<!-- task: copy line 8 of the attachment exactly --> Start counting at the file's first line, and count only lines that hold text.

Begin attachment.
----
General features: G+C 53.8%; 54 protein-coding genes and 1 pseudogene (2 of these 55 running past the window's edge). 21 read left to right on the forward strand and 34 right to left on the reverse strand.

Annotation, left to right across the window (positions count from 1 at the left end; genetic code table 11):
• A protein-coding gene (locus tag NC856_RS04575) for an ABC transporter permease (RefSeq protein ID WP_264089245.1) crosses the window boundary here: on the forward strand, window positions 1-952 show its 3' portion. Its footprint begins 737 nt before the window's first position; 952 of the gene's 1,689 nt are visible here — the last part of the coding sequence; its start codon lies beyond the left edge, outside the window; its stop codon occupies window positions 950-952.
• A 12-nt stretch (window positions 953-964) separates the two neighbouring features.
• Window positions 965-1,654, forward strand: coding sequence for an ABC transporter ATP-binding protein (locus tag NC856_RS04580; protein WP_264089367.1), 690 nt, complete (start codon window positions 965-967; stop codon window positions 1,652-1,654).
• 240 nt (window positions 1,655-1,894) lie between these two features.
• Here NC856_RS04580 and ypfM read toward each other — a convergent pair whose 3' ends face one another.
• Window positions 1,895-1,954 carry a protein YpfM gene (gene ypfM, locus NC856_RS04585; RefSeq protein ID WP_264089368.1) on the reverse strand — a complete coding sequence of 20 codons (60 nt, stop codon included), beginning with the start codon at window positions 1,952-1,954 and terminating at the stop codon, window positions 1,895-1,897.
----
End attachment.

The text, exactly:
• Window positions 1,895-1,954 carry a protein YpfM gene (gene ypfM, locus NC856_RS04585; RefSeq protein ID WP_264089368.1) on the reverse strand — a complete coding sequence of 20 codons (60 nt, stop codon included), beginning with the start codon at window positions 1,952-1,954 and terminating at the stop codon, window positions 1,895-1,897.